Fred VanVleet is a player interlinked with the philosophies that define the Toronto Raptors: Grittiness, toughness, a lunch-pail and hardhat mentality and the determination to bet on yourself. His presence has defined much of what the Raptors pride themselves on.
More than a holdover from the We The North era, VanVleet has made the Raptors in large part his team — from his developmental years in the G-League, to becoming a key sixth man during the 2019 NBA championship run, to then finally finding his spot in the starting lineup alongside Kyle Lowry. Despite inconsistencies in his play, VanVleet has been a steady presence in Toronto.
Fast forward to 2022-23 and an underperforming Raptors team. This squad should be, on paper, better than what it is now. That’s lead to a conundrum of sorts, with the franchise having to decide which direction it should go: tear it apart or stick with this core. The decision on VanVleet will show which path they choose in many ways.
VanVleet, 28, is likely to become a free agent this summer by declining his $22.8-million player option for next season. Though rumours were floated around (and promptly denied) about the all-star guard and front office discussing an extension last offseason, talk of him staying in Toronto has died down as the NBA trade deadline looms on Feb. 9.
After firing his agent last week, reports circulated linking the guard with Klutch Sports ahead of his impending free agency, likely furthering the narrative that he’s set to test the waters — which would be a not-so-surprising move for a player whose mantra is to bet on himself.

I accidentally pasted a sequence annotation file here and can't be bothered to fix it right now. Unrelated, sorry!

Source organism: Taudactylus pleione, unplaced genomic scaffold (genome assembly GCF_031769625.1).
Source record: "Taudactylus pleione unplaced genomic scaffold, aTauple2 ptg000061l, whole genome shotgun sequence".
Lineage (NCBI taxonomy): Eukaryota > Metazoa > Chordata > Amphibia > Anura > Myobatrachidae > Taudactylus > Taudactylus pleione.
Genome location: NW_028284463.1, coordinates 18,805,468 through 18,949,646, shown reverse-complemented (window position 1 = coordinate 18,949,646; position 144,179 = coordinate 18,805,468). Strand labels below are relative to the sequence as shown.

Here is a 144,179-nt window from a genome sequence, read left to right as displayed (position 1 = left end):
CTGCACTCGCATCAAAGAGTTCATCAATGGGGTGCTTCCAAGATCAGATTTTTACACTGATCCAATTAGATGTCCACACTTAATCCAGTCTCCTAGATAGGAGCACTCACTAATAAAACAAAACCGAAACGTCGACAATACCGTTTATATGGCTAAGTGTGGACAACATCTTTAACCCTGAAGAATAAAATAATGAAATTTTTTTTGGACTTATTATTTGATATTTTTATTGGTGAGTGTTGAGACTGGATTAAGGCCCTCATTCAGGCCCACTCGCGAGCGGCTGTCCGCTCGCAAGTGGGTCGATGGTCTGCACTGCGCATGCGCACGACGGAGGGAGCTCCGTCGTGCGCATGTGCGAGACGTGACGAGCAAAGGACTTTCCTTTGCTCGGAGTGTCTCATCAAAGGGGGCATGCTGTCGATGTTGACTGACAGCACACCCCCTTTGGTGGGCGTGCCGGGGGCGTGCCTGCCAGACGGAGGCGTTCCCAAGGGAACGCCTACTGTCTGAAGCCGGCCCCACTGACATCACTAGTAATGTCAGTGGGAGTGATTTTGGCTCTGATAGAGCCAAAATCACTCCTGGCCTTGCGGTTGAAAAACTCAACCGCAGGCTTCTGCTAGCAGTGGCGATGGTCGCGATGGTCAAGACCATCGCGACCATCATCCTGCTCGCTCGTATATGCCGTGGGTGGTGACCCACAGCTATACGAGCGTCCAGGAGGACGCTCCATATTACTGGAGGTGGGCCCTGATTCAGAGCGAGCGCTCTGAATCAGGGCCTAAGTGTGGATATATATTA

Though VanVleet has turned it up in his last nine games — averaging 26.6 points, 7.9 assists and 2.9 steals + blocks per game — his story this season has been one of inconsistency. During this stretch, he has been knocking down threes at a 41.0 per cent clip. He also locked down his first triple-double of the year on Wednesday against the Utah Jazz with a 34/12/10 performance.
Despite the up-and-down season, the value VanVleet could bring to any team is clear: championship pedigree, leadership, and — when looking at the more tangible factors of his game — a microwave scorer with the ability to be a floor general.
If the Raptors choose to keep the Rockford, Ill. native and sign him to an extension, they retain a player synonymous with this era of Toronto basketball. He’s a player who, even on off-shooting nights, can help guide the team with his playmaking and nose-to-the-grindstone defensive hustle.
However, if the team decides to move on from VanVleet, there will be no shortage of suitors lining up for his services. Whether he’s the last piece for a contending team or a veteran presence for a squad on the rise, he’s a player that can fit in any scheme and make an impact.
In the first part of this series leading up to the trade deadline, we’ll look over some potential landing spots for VanVleet, and the pros and cons of dealing him to each prospective team on this list.
LOS ANGELES CLIPPERS
In an effort to potentially reunite the 2019 Raptors championship squad, recent reports from The Ringer’s Kevin O’Connor linked VanVleet (as well as Kyle Lowry) to the Clippers, with the Los Angeles squad hoping to make an upgrade to its in-flux backcourt.
Moreover, owner Steve Ballmer has the deepest pockets in the league with seemingly no intention of slowing down until he gets that ring. Considering how much the franchise has spent on wings Paul George and Kawhi Leonard, can you blame him?
VanVleet could be that final piece — a more gifted distributor and point-of-attack defender than either Reggie Jackson or John Wall. Working alongside George and former Raptors running mate Leonard, VanVleet could make the Clippers — who already hold opponents to the third-least points per game in the league — one of the most versatile two-way teams in the league.